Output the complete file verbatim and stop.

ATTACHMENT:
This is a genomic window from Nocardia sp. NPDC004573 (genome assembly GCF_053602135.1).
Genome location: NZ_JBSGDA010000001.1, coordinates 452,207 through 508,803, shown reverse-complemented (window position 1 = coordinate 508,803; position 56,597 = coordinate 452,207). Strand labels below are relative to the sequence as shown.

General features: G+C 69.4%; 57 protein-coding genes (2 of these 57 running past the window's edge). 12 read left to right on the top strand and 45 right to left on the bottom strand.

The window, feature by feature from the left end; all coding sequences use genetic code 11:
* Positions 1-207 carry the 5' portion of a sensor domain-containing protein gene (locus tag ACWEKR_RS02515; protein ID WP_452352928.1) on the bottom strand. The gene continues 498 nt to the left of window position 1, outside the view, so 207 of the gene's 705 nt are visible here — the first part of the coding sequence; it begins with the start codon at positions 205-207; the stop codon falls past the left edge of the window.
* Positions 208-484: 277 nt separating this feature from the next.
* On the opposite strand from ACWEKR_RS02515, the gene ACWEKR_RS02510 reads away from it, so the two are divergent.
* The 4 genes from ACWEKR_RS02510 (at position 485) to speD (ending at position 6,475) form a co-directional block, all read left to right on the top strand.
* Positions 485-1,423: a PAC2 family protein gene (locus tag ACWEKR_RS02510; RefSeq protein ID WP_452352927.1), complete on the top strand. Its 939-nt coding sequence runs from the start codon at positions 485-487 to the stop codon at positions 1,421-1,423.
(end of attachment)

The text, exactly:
This is a genomic window from Nocardia sp. NPDC004573 (genome assembly GCF_053602135.1).
Genome location: NZ_JBSGDA010000001.1, coordinates 452,207 through 508,803, shown reverse-complemented (window position 1 = coordinate 508,803; position 56,597 = coordinate 452,207). Strand labels below are relative to the sequence as shown.

General features: G+C 69.4%; 57 protein-coding genes (2 of these 57 running past the window's edge). 12 read left to right on the top strand and 45 right to left on the bottom strand.

The window, feature by feature from the left end; all coding sequences use genetic code 11:
* Positions 1-207 carry the 5' portion of a sensor domain-containing protein gene (locus tag ACWEKR_RS02515; protein ID WP_452352928.1) on the bottom strand. The gene continues 498 nt to the left of window position 1, outside the view, so 207 of the gene's 705 nt are visible here — the first part of the coding sequence; it begins with the start codon at positions 205-207; the stop codon falls past the left edge of the window.
* Positions 208-484: 277 nt separating this feature from the next.
* On the opposite strand from ACWEKR_RS02515, the gene ACWEKR_RS02510 reads away from it, so the two are divergent.
* The 4 genes from ACWEKR_RS02510 (at position 485) to speD (ending at position 6,475) form a co-directional block, all read left to right on the top strand.
* Positions 485-1,423: a PAC2 family protein gene (locus tag ACWEKR_RS02510; RefSeq protein ID WP_452352927.1), complete on the top strand. Its 939-nt coding sequence runs from the start codon at positions 485-487 to the stop codon at positions 1,421-1,423.